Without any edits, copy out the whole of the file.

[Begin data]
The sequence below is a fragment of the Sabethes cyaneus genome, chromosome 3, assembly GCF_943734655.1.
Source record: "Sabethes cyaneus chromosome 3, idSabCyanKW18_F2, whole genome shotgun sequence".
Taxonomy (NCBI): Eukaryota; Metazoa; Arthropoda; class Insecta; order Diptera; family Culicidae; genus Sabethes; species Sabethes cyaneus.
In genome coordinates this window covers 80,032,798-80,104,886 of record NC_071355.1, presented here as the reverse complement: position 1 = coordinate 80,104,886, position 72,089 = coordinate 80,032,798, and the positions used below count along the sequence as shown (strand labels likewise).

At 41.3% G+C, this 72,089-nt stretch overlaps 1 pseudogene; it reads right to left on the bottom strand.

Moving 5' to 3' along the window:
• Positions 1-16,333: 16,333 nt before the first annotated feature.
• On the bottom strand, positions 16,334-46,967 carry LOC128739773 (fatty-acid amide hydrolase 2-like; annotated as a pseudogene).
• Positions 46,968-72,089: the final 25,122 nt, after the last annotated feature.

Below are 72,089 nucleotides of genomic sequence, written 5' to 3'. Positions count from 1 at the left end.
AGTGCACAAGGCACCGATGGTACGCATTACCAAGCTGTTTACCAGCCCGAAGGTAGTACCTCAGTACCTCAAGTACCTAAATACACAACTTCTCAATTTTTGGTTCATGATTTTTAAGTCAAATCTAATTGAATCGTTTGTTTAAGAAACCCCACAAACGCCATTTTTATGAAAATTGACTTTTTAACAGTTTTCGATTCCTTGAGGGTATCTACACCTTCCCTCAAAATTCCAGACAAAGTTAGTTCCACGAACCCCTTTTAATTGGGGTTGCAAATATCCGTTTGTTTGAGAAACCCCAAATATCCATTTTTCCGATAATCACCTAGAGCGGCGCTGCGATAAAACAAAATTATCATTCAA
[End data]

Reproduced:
The sequence below is a fragment of the Sabethes cyaneus genome, chromosome 3, assembly GCF_943734655.1.
Source record: "Sabethes cyaneus chromosome 3, idSabCyanKW18_F2, whole genome shotgun sequence".
Taxonomy (NCBI): Eukaryota; Metazoa; Arthropoda; class Insecta; order Diptera; family Culicidae; genus Sabethes; species Sabethes cyaneus.
In genome coordinates this window covers 80,032,798-80,104,886 of record NC_071355.1, presented here as the reverse complement: position 1 = coordinate 80,104,886, position 72,089 = coordinate 80,032,798, and the positions used below count along the sequence as shown (strand labels likewise).

At 41.3% G+C, this 72,089-nt stretch overlaps 1 pseudogene; it reads right to left on the bottom strand.

Moving 5' to 3' along the window:
• Positions 1-16,333: 16,333 nt before the first annotated feature.
• On the bottom strand, positions 16,334-46,967 carry LOC128739773 (fatty-acid amide hydrolase 2-like; annotated as a pseudogene).
• Positions 46,968-72,089: the final 25,122 nt, after the last annotated feature.

Below are 72,089 nucleotides of genomic sequence, written 5' to 3'. Positions count from 1 at the left end.
AGTGCACAAGGCACCGATGGTACGCATTACCAAGCTGTTTACCAGCCCGAAGGTAGTACCTCAGTACCTCAAGTACCTAAATACACAACTTCTCAATTTTTGGTTCATGATTTTTAAGTCAAATCTAATTGAATCGTTTGTTTAAGAAACCCCACAAACGCCATTTTTATGAAAATTGACTTTTTAACAGTTTTCGATTCCTTGAGGGTATCTACACCTTCCCTCAAAATTCCAGACAAAGTTAGTTCCACGAACCCCTTTTAATTGGGGTTGCAAATATCCGTTTGTTTGAGAAACCCCAAATATCCATTTTTCCGATAATCACCTAGAGCGGCGCTGCGATAAAACAAAATTATCATTCAA